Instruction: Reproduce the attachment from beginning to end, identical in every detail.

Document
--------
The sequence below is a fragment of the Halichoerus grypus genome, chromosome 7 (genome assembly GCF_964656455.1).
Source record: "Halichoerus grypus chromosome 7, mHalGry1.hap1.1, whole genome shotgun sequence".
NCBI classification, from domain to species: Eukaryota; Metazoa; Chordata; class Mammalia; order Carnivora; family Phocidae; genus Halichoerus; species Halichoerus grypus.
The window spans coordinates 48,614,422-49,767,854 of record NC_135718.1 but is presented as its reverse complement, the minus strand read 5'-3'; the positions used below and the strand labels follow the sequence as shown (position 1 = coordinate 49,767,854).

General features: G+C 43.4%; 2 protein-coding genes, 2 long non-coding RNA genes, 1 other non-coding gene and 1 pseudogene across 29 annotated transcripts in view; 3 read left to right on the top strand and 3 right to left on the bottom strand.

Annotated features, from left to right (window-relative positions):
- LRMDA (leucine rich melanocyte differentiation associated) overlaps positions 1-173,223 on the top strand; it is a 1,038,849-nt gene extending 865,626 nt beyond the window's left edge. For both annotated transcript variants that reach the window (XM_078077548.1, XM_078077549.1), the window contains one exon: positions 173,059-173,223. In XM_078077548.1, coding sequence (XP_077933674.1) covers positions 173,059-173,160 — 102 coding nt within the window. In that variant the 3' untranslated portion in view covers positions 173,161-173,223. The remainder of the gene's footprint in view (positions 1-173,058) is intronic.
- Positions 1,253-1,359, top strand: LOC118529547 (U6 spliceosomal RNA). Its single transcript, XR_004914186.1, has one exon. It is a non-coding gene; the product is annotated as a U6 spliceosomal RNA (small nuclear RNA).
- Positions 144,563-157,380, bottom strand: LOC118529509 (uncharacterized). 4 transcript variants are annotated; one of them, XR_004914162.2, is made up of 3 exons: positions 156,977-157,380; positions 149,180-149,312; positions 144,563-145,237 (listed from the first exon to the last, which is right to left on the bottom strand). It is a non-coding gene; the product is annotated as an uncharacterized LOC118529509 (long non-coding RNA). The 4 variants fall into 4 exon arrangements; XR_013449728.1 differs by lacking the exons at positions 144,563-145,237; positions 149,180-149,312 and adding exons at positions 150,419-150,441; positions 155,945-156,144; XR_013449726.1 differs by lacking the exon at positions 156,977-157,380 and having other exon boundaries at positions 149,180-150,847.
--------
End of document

The sequence below is a fragment of the Halichoerus grypus genome, chromosome 7 (genome assembly GCF_964656455.1).
Source record: "Halichoerus grypus chromosome 7, mHalGry1.hap1.1, whole genome shotgun sequence".
NCBI classification, from domain to species: Eukaryota; Metazoa; Chordata; class Mammalia; order Carnivora; family Phocidae; genus Halichoerus; species Halichoerus grypus.
The window spans coordinates 48,614,422-49,767,854 of record NC_135718.1 but is presented as its reverse complement, the minus strand read 5'-3'; the positions used below and the strand labels follow the sequence as shown (position 1 = coordinate 49,767,854).

General features: G+C 43.4%; 2 protein-coding genes, 2 long non-coding RNA genes, 1 other non-coding gene and 1 pseudogene across 29 annotated transcripts in view; 3 read left to right on the top strand and 3 right to left on the bottom strand.

Annotated features, from left to right (window-relative positions):
- LRMDA (leucine rich melanocyte differentiation associated) overlaps positions 1-173,223 on the top strand; it is a 1,038,849-nt gene extending 865,626 nt beyond the window's left edge. For both annotated transcript variants that reach the window (XM_078077548.1, XM_078077549.1), the window contains one exon: positions 173,059-173,223. In XM_078077548.1, coding sequence (XP_077933674.1) covers positions 173,059-173,160 — 102 coding nt within the window. In that variant the 3' untranslated portion in view covers positions 173,161-173,223. The remainder of the gene's footprint in view (positions 1-173,058) is intronic.
- Positions 1,253-1,359, top strand: LOC118529547 (U6 spliceosomal RNA). Its single transcript, XR_004914186.1, has one exon. It is a non-coding gene; the product is annotated as a U6 spliceosomal RNA (small nuclear RNA).
- Positions 144,563-157,380, bottom strand: LOC118529509 (uncharacterized). 4 transcript variants are annotated; one of them, XR_004914162.2, is made up of 3 exons: positions 156,977-157,380; positions 149,180-149,312; positions 144,563-145,237 (listed from the first exon to the last, which is right to left on the bottom strand). It is a non-coding gene; the product is annotated as an uncharacterized LOC118529509 (long non-coding RNA). The 4 variants fall into 4 exon arrangements; XR_013449728.1 differs by lacking the exons at positions 144,563-145,237; positions 149,180-149,312 and adding exons at positions 150,419-150,441; positions 155,945-156,144; XR_013449726.1 differs by lacking the exon at positions 156,977-157,380 and having other exon boundaries at positions 149,180-150,847.